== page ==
Why These Parents Chose Private Schools

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"I never thought I would be a private school mom." So says the Vancouver mother of two, Tracey Axelsson, a public school supporter with her son enrolled in their neighbourhood school and her daughter now established in a private school. But a few years ago, when Tracey's daughter Helen was in grade five at their local public school, Helen was tentatively diagnosed with attention deficit hyperactivity disorder (ADHD). Read about her daughter's story, transcribed here from Tracey's CBC Radio interview and edited for clarity:

"She was being yelled at, you know? The teachers are overwrought, they have 28 or more kids in the classroom and they cannot possibly be on top of everybody at all times and making them do what they need and, you know, I heard later on at the end of grade five that she’s being yelled at, and that’s not on. There was not enough support for a student with her energy level and the contributions she could make."

That's when the Axelsson family decided to enrol their daughter in private school instead, which is when things started to improve with smaller class sizes, one-on-one tutoring, and greater teacher supervision.

"Of course that's $7200 [per year] we didn’t have to put on other things, but I’m really frugal, and certainly I’m a mom; I go without for myself [sic] to let my daughter or son have what they need."

Lindsay Kilum is another B.C. mother with a son enrolled in private school in the sixth grade. Her family also made the switch from the public education system to the private sector, and her son's education has improved ever since. For Lindsay's son, being the youngest in a multiple-grades classroom was creating a barrier to his development:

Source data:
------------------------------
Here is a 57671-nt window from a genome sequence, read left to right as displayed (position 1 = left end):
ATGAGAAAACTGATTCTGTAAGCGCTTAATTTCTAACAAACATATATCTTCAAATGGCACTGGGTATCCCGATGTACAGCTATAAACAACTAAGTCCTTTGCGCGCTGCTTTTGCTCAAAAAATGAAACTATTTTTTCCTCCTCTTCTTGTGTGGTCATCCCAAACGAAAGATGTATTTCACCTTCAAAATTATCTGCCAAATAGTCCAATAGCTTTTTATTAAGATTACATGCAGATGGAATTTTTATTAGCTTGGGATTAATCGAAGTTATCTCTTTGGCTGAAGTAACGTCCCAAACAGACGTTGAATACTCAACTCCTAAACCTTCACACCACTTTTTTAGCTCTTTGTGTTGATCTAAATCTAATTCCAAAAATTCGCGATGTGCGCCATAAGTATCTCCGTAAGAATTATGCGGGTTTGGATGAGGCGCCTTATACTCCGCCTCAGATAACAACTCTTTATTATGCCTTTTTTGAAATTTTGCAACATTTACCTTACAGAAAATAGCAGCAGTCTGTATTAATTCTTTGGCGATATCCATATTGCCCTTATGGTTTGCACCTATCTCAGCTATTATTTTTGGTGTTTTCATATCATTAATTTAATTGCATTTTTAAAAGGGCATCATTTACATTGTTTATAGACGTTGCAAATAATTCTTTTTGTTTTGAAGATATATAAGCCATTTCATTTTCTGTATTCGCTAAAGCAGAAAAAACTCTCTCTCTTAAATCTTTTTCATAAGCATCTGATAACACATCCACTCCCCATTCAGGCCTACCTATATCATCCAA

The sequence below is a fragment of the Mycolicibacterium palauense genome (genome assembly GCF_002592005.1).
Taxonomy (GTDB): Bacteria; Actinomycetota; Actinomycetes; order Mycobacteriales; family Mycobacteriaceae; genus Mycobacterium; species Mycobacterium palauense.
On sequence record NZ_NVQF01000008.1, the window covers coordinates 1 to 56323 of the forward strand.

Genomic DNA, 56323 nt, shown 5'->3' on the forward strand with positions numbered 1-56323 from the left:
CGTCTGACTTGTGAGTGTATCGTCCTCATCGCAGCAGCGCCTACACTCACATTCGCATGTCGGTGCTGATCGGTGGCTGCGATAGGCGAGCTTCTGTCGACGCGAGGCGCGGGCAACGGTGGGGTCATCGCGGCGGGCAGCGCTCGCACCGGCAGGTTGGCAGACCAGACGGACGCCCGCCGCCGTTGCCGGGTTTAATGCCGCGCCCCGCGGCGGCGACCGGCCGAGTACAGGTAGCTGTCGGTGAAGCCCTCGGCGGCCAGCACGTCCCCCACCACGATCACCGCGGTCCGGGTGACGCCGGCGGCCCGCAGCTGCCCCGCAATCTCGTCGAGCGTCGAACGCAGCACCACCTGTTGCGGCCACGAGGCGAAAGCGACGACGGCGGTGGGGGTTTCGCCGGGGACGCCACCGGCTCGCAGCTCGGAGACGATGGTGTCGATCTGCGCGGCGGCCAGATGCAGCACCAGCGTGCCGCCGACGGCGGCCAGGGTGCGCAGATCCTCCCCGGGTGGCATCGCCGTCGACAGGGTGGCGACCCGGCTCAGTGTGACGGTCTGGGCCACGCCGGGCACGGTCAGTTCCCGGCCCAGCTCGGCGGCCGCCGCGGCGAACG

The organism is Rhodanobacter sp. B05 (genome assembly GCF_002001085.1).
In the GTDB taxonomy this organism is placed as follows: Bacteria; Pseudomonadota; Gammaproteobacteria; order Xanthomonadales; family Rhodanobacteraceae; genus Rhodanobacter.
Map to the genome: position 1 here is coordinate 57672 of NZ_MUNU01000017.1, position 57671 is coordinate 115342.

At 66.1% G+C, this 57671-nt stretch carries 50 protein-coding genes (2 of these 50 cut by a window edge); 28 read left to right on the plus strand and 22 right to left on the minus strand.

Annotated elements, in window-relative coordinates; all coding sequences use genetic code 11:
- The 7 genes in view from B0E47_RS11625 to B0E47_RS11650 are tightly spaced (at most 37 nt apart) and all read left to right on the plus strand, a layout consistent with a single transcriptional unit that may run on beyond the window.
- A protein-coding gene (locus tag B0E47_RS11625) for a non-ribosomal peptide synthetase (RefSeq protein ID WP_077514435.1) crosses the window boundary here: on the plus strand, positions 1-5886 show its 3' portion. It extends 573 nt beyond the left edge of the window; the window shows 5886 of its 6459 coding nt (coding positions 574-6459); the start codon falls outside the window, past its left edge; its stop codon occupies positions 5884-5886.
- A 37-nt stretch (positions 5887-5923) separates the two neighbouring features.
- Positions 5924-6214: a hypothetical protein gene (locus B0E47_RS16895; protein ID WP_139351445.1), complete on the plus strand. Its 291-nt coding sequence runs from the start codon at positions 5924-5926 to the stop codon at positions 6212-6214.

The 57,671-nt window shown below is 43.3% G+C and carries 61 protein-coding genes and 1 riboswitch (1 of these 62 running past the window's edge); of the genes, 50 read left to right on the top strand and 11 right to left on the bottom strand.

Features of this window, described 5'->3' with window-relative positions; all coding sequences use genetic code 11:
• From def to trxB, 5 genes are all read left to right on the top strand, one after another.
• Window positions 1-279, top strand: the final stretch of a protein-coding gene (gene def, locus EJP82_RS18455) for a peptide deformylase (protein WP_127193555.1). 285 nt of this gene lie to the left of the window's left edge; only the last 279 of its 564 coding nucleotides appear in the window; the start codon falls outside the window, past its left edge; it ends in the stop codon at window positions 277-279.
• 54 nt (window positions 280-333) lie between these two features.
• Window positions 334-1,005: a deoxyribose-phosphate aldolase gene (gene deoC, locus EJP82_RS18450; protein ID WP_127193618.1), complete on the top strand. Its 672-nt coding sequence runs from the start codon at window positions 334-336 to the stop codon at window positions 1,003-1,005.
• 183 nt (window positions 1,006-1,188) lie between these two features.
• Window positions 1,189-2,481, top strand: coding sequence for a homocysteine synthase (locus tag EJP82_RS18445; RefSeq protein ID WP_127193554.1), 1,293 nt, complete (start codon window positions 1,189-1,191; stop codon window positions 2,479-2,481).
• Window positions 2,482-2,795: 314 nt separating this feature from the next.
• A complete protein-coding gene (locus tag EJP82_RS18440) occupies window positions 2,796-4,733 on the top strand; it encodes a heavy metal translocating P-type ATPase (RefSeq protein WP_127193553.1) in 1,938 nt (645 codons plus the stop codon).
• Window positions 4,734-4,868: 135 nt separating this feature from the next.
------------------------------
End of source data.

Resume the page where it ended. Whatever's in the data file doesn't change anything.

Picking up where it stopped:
"So for him, I think academically it made him a bit self conscious because he’s evaluating himself all the time against these kids who are a lot older and ready to take on more challenges than he is... when you're sensitive you're just aware of that all the time and that difference and comparing to other kids, and I think overtime that affects kids' self-esteem."
Lindsay also cites smaller classroom sizes as the major impetus behind her decision to make the switch and enrol her son in private school, because all the other schools had classrooms that were wither two large, already full, or had too many grades assigned to one teacher.
While my above transcripts of CBC Radio serve as anecdotal evidence, there is plenty of empirical data to suggest that small class sizes benefit private school students by providing a more inclusive learning environment, greater teacher supervision, as well as more opportunities for children to receive help from their teachers.


Have a wonderful week everyone!
Carrie Nelson
12/9/2016
Source:
Vivian Luck. 6 September 2016, "Why two B.C. parents enrolled their kids in private school", CBC Radio: On The Coast, Episode 300261495 http://www.cbc.ca/player/play/2694613049/


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